How Do I Get Pink Eye?

Pink eye is one of the most common eye problems for adults and children. Understanding the causes, symptoms, and available treatments for pink eye is essential to prevent the spread of this all too common infection. 

What Is Pink Eye?

Pink eye is an inflammation of the conjunctiva; hence the medical term for pink eye, conjunctivitis. The conjunctiva is the transparent membrane that lines the front of the eye and the eyelid and contains tiny blood vessels. When the conjunctiva becomes inflamed, those small blood vessels are much more visible and give the whites of the eye a red or pink appearance. 

A viral infection is the most common cause of pink eye, but a bacterial infection, an allergy, or irritation may also cause the condition. Eye inflammation caused by a viral or bacterial infection is highly contagious, making pink eye one of the most common eye problems for adults and children. It can easily spread from one eye to another or throughout your household from one family member to another.

What Are the Symptoms of Pink Eye?

It's essential to recognize the signs of pink eye so you can act quickly to prevent the spread in your household and get treatment if needed. The following are some symptoms of pink eye:

  • Red or pink whites of the eyes
  • Swollen eyelids
  • Gritty feeling in the eyes
  • Itchy eyes
  • Tearing, watery eyes
  • Discharge (white, yellow, or green) that forms a crust over the eyes after sleep
  • Light sensitivity
  • Eye pain

How Is Pink Eye Contracted?

If the cause of pink eye is an allergic reaction, things like pollen, mold, dust, or pet dander are the most likely triggers. If irritation is the cause, it can come from irritants such as shampoo, makeup, chlorine, or smoke.

As for the notorious type of pink eye, that highly contagious version that keeps the kids home from school, a virus or bacteria is responsible. Viral and bacterial pink eye is spread by direct or indirect contact with the eye fluid of an infected person. Direct contact is person-to-person, and indirect contact is from touching contaminated objects.

How Can I Prevent Myself from Getting Pink Eye?

Pink eye can easily spread but don't fret. You can take plenty of actions to keep you and your family pink eye free. As you might have guessed, coming in at number one is handwashing. Hand hygiene is one of the most effective ways to stop the spread of infection. Take these steps to prevent yourself from getting pink eye:

  • Wash your hands for at least 20 seconds, especially before and after you touch your eyes and after you've handled contaminated objects. Use sanitizer if soap and water are not available.
  • Don't share towels or pillows, and be sure to wash linens in hot water.
  • Don't share makeup, and discard any makeup products or tools an infected person uses.
  • Clean contaminated surfaces like faucet handles and door knobs.
  • Avoid touching your eyes with unwashed hands.
  • Keep your eyeglasses and cases clean.

Keep in mind that pink eye can spread before symptoms pop up, and as humans, we touch our eyes more times than we can count. So, as a general rule, try to be mindful to avoid touching and rubbing your eyes.

What Should I Do If I Think I Might Have Pink Eye?

When to seek medical help depends on how long your symptoms last or how severe they are. If the cause of your pink eye was chlorine exposure from all that playing around in the pool with your kids, your symptoms should resolve within a few hours. Similarly, if you're having an allergic reaction to pollen or pet dander, an antihistamine should help symptoms improve after a few hours. If you're not sure what caused your pink eye, you can try these home treatments:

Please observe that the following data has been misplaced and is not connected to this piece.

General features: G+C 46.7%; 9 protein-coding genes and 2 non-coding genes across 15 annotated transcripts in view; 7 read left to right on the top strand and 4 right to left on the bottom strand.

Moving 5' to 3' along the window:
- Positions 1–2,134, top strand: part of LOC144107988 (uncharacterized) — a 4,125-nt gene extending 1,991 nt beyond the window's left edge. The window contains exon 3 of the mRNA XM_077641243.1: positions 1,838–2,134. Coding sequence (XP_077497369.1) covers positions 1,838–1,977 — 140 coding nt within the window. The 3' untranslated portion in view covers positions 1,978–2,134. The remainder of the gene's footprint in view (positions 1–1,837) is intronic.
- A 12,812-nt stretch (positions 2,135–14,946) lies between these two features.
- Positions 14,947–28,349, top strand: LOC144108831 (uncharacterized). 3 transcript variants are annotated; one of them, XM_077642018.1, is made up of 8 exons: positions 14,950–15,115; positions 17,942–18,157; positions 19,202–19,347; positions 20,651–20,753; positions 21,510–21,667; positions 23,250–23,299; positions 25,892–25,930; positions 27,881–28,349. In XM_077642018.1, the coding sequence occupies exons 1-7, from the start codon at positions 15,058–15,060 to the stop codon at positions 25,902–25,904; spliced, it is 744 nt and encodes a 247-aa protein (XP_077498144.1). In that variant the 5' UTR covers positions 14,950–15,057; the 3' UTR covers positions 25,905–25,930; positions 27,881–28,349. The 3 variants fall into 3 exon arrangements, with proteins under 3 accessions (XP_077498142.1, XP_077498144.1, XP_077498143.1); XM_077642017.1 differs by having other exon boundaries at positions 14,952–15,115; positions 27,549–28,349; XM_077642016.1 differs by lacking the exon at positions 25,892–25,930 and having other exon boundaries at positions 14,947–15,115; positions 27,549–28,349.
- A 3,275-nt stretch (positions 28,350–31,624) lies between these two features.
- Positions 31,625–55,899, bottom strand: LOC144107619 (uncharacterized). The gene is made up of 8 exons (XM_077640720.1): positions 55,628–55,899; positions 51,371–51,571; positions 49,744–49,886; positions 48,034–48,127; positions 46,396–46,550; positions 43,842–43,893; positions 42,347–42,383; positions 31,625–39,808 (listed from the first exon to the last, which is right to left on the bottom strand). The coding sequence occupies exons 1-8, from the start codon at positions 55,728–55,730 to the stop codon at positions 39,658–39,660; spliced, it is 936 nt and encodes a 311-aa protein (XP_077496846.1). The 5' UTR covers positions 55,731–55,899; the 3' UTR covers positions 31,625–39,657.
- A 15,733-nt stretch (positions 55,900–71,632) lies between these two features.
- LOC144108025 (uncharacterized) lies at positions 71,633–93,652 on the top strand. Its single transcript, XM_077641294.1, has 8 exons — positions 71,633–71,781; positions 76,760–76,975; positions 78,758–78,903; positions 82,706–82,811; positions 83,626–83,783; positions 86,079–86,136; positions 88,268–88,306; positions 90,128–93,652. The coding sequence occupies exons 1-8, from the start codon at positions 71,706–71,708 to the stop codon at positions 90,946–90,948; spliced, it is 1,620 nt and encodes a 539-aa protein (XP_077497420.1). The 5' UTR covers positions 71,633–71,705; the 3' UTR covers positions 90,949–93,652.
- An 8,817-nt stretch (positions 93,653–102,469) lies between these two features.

• Clean or rinse your eyes with warm water
  • Apply warm or cool compresses to the eye several times a day
  • Use artificial tear eye drops
  • Stop wearing contacts until your symptoms have resolved

If your symptoms have not gone away after a day or two or are severe, it's time to call your healthcare provider. Other reasons to contact your healthcare provider include the following:

  • Moderate to severe eye pain
  • Extreme redness
  • Blurred vision that doesn't get better after cleaning away discharge
  • An injury to your eye
  • You are immunocompromised
  • Your symptoms are worsening


Your healthcare provider, or an ophthalmologist, can diagnose pink eye by evaluating your clinical symptoms and examining your eyes. They may even take a culture. A culture is a swab of the discharge from your eyes that's sent to a lab to determine if bacteria are present, but taking a culture isn't very common. It is only needed if your healthcare provider suspects the inflammation is from a severe infection, a sexually transmitted disease, or a foreign object.

At your appointment, your healthcare provider may recommend home treatments to help ease symptoms or prescribe an antibiotic ointment if they think the infection is bacterial. Antibiotics will help bacterial pink eye heal within a week, but viral pink eye may take one to two weeks to clear up on its own. Two weeks is a long time to walk around with an angry-looking eye, but by putting some preventative tips into action, you can keep those pretty eyes infection free.


Centers for Disease Control and Prevention. (2019, January  4). Conjunctivitis (Pink Eye): Prevention.

Mayo Clinic. (2023, January 5). Pink eye (conjunctivitis).

National Eye Institute. (2019, August 3). Pink Eye. 

Kate Delaney

Author Bio:

Kate Delaney Chen, BSN, RN-BC is a healthcare writer and registered nurse with over 17 years of bedside experience. She specializes in Psychiatric Nursing and Nephrology and currently works at a nationally recognized inpatient Eating Disorders Program.